The Brady Aiken Situation Could Have Future Consequences for the Astros

As numerous sources have reported, the first overall pick in this year’s Major League Baseball draft, Brady Aiken, remains unsigned as Friday’s signing deadline quickly approaches.  The stated reason for this predicament is that, after agreeing upon a deal, a potential “elbow ligament” issue which was discovered during a routine physical.  Since the agreement was not yet finalized, the Astros – citing the team’s concern regarding the potential injury – drastically lowered their offer to Aiken.

Such a situation is certainly not unprecedented (see R.A. Dickey, Barret Loux), and many people believe that the Astros are negotiating as any other club would do under the circumstances.    Others believe that the Astros are using this alleged “medical issue” to strong-arm Aiken into taking a lesser deal, which would free up money to sign other draft picks.

The reality is that it really does not matter what the truth is; all that matters is how the Astros’ actions are perceived because, to borrow a phrase from Lee Atwater, “Perception is reality.”


Preliminarily, to fully understand the situation, some context is necessary.  (If you know the general rules regarding how the Rule 4 draft works, you can just skip ahead to the next section.)

For the Rule 4 draft, each team has a finite amount of money it can utilize to sign drafted players.  Major League Baseball assigns bonus pools to each team, which constitutes the total monetary allotment a team is permitted to use towards bonuses for signing players drafted in the first 10 rounds.1   This budget is a sum of the monetary value assigned by the league to each pick in the first ten rounds.  The “slot values” assigned are not hard caps but, instead, are to be utilized as guideposts for teams and players in negotiating bonuses.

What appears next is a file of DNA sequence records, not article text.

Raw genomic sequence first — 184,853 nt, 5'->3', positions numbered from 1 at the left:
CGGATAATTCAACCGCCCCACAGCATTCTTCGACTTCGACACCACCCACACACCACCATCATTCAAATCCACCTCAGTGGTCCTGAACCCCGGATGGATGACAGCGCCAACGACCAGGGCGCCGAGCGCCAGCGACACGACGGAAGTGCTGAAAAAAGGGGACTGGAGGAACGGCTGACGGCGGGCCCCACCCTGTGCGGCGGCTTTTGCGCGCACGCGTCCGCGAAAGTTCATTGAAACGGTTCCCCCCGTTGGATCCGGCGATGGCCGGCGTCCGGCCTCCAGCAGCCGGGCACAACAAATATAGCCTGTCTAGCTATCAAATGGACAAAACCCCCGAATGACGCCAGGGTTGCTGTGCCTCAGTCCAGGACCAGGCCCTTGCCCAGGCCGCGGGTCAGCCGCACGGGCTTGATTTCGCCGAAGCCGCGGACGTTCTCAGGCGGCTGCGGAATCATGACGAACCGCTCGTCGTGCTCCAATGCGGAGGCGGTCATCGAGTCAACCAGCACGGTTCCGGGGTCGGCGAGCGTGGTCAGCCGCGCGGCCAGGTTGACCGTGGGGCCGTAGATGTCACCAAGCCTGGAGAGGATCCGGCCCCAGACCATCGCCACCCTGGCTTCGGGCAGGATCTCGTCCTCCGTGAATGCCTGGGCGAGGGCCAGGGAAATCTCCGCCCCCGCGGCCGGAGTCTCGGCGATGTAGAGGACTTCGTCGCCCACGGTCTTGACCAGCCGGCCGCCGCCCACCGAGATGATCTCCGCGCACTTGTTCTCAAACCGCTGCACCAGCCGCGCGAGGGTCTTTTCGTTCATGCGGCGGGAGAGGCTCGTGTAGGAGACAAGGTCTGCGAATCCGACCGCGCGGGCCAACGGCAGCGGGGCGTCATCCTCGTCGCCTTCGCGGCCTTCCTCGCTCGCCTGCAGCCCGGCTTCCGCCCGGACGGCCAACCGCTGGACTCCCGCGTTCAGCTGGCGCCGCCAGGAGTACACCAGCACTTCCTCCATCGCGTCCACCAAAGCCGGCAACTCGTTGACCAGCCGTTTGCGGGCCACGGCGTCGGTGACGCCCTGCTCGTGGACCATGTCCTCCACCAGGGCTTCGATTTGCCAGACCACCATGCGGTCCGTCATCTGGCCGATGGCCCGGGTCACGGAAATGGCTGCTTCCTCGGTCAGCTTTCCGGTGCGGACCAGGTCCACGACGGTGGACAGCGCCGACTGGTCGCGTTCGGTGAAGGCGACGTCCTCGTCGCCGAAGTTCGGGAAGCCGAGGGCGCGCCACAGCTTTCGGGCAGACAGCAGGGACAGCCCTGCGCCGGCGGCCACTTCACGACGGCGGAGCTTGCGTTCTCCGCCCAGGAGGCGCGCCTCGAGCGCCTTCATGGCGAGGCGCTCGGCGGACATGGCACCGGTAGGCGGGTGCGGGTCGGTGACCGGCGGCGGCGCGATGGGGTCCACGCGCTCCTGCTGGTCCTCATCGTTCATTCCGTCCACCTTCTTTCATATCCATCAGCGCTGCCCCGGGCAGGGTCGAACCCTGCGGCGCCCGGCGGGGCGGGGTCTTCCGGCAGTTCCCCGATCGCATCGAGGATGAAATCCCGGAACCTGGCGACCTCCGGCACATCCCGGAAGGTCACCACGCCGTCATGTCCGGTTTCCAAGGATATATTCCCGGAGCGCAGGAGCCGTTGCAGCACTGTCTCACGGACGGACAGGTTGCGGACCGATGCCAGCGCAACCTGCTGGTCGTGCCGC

1  Additionally, after the first ten rounds, any signing bonus that exceeds $100,000 will     also count towards the team’s bonus pool.

If a team exceeds its bonus pool allotment, then very draconian penalties are assessed, which include being taxed and forfeiting future draft picks.  The underlying idea was to achieve competitive balance so that small market teams are not at a disadvantage when attempting to sign players.

Additionally, if a team fails to sign a player who was drafted in the ten rounds, there are two major ramifications.  First, the money associated with that slot is subtracted from the team’s overall bonus pool  For example, if a team’s total draft pool allotment was $12 million and the team failed to sign its 10th pick, which had a slot value of $4 million, the team’s allotment would therefore be $8 million.